Friday, August 31, 2007

Ruby: Adding a "not" method for readability

The other day I was working with an if statement that looked similar to the snippet below.

if !response.incomplete? && !response.invalid? && response.total > 0
...
end

I spent enough time in C, C#, etc to be able to parse the if statement fairly easily; however, I thought it would improve readability if I could write the following snippet instead.

if response.not.incomplete? && response.not.invalid? && response.total > 0
...
end

Adding a "not" method to Object turned out to be fairly easy. I started with the following tests (block syntax provided by dust).

require 'rubygems'
require 'test/unit'
require 'dust'

unit_tests do
test "not negates true to false" do
assert_equal false, nil.not.nil?
end

test "not negates false to true" do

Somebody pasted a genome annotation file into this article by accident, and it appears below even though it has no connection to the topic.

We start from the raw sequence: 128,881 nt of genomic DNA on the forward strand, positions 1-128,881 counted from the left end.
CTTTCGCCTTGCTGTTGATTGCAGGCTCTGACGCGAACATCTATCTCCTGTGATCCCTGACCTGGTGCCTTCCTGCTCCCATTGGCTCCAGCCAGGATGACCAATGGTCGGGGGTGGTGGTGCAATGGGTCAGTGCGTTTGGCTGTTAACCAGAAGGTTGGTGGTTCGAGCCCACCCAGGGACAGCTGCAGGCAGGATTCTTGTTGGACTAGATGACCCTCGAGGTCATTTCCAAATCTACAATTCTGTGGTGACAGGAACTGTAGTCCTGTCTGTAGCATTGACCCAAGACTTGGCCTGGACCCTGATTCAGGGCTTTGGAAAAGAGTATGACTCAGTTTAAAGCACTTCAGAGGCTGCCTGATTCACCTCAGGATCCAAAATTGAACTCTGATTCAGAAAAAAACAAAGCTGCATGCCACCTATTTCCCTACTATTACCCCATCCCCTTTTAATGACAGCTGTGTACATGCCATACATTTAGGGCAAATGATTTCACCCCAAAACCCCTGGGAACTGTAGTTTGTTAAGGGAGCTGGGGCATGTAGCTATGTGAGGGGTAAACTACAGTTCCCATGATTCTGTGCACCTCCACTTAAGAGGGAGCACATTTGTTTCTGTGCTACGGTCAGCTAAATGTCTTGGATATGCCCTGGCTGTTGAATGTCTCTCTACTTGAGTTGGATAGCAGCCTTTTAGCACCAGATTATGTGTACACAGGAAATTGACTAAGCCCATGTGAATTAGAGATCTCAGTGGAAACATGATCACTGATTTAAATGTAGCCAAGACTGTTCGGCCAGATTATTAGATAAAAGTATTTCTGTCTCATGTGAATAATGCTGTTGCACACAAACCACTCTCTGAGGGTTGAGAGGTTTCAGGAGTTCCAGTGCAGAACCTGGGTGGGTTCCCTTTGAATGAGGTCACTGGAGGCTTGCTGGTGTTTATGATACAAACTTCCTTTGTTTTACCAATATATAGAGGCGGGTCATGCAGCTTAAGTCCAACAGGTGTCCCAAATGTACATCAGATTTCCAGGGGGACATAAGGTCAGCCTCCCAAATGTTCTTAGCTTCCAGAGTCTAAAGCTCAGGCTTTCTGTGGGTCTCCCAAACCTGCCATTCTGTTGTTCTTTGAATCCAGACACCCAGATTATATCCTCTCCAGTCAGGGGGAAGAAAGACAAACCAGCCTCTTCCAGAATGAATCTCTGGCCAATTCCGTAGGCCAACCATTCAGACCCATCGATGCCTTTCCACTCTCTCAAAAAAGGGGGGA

assert_equal true, Object.new.not.nil?
end
end

The implementation of the "not" method is similar to the implementation of the "as" method provided by facets (an explanation of the "as" implementation can be found in a previous entry).

class Object
define_method :not do
Not.new(self)
end

class Not
private *instance_methods.select { |m| m !~ /(^__|^\W|^binding$)/ }

def initialize(subject)
@subject = subject
end

def method_missing(sym, *args, &blk)
!@subject.send(sym,*args,&blk)
end
end
end

The Object.not method returns an instance of Object::Not. The Object::Not instance is initialized with the subject (the instance that was sent the "not" message). The Object::Not instances are basically proxies that send all calls back to the original instance. The Object::Not class privatizes almost all of it's methods so that most method calls will be handled by method_missing. The method_missing implementation simply forwards on any method call to the subject and negates the result.
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